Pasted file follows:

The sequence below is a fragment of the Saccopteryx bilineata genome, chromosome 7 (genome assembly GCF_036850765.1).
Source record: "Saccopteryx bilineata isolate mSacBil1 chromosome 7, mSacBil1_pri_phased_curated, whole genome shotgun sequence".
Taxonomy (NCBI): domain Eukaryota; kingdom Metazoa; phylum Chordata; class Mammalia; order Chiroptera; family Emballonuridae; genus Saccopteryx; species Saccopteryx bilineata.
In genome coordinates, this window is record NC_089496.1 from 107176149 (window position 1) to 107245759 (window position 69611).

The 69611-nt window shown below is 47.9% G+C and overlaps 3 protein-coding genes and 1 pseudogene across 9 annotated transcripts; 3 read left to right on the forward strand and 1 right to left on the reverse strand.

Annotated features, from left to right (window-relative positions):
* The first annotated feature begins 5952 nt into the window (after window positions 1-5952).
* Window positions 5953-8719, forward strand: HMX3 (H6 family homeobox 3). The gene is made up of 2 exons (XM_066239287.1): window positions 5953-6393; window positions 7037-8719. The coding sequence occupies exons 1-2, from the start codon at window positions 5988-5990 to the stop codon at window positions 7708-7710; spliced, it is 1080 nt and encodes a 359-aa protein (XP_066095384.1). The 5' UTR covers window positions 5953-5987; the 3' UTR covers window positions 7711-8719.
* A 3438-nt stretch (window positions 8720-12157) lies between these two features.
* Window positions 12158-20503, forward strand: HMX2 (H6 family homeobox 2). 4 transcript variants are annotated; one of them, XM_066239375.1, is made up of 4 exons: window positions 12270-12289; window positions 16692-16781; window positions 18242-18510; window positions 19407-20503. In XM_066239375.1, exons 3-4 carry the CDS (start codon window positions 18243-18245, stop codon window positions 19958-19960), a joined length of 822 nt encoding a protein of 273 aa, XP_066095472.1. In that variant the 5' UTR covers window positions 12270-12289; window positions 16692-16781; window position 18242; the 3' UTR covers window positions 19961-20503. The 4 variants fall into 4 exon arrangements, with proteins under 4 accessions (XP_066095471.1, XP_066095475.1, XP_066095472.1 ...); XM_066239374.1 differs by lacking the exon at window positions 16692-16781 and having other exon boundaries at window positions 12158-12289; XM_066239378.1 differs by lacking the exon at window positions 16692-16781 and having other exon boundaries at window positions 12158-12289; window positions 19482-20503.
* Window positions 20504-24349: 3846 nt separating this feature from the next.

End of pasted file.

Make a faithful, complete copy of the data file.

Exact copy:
The sequence below is a fragment of the Saccopteryx bilineata genome, chromosome 7 (genome assembly GCF_036850765.1).
Source record: "Saccopteryx bilineata isolate mSacBil1 chromosome 7, mSacBil1_pri_phased_curated, whole genome shotgun sequence".
Taxonomy (NCBI): domain Eukaryota; kingdom Metazoa; phylum Chordata; class Mammalia; order Chiroptera; family Emballonuridae; genus Saccopteryx; species Saccopteryx bilineata.
In genome coordinates, this window is record NC_089496.1 from 107176149 (window position 1) to 107245759 (window position 69611).

The 69611-nt window shown below is 47.9% G+C and overlaps 3 protein-coding genes and 1 pseudogene across 9 annotated transcripts; 3 read left to right on the forward strand and 1 right to left on the reverse strand.

Annotated features, from left to right (window-relative positions):
* The first annotated feature begins 5952 nt into the window (after window positions 1-5952).
* Window positions 5953-8719, forward strand: HMX3 (H6 family homeobox 3). The gene is made up of 2 exons (XM_066239287.1): window positions 5953-6393; window positions 7037-8719. The coding sequence occupies exons 1-2, from the start codon at window positions 5988-5990 to the stop codon at window positions 7708-7710; spliced, it is 1080 nt and encodes a 359-aa protein (XP_066095384.1). The 5' UTR covers window positions 5953-5987; the 3' UTR covers window positions 7711-8719.
* A 3438-nt stretch (window positions 8720-12157) lies between these two features.
* Window positions 12158-20503, forward strand: HMX2 (H6 family homeobox 2). 4 transcript variants are annotated; one of them, XM_066239375.1, is made up of 4 exons: window positions 12270-12289; window positions 16692-16781; window positions 18242-18510; window positions 19407-20503. In XM_066239375.1, exons 3-4 carry the CDS (start codon window positions 18243-18245, stop codon window positions 19958-19960), a joined length of 822 nt encoding a protein of 273 aa, XP_066095472.1. In that variant the 5' UTR covers window positions 12270-12289; window positions 16692-16781; window position 18242; the 3' UTR covers window positions 19961-20503. The 4 variants fall into 4 exon arrangements, with proteins under 4 accessions (XP_066095471.1, XP_066095475.1, XP_066095472.1 ...); XM_066239374.1 differs by lacking the exon at window positions 16692-16781 and having other exon boundaries at window positions 12158-12289; XM_066239378.1 differs by lacking the exon at window positions 16692-16781 and having other exon boundaries at window positions 12158-12289; window positions 19482-20503.
* Window positions 20504-24349: 3846 nt separating this feature from the next.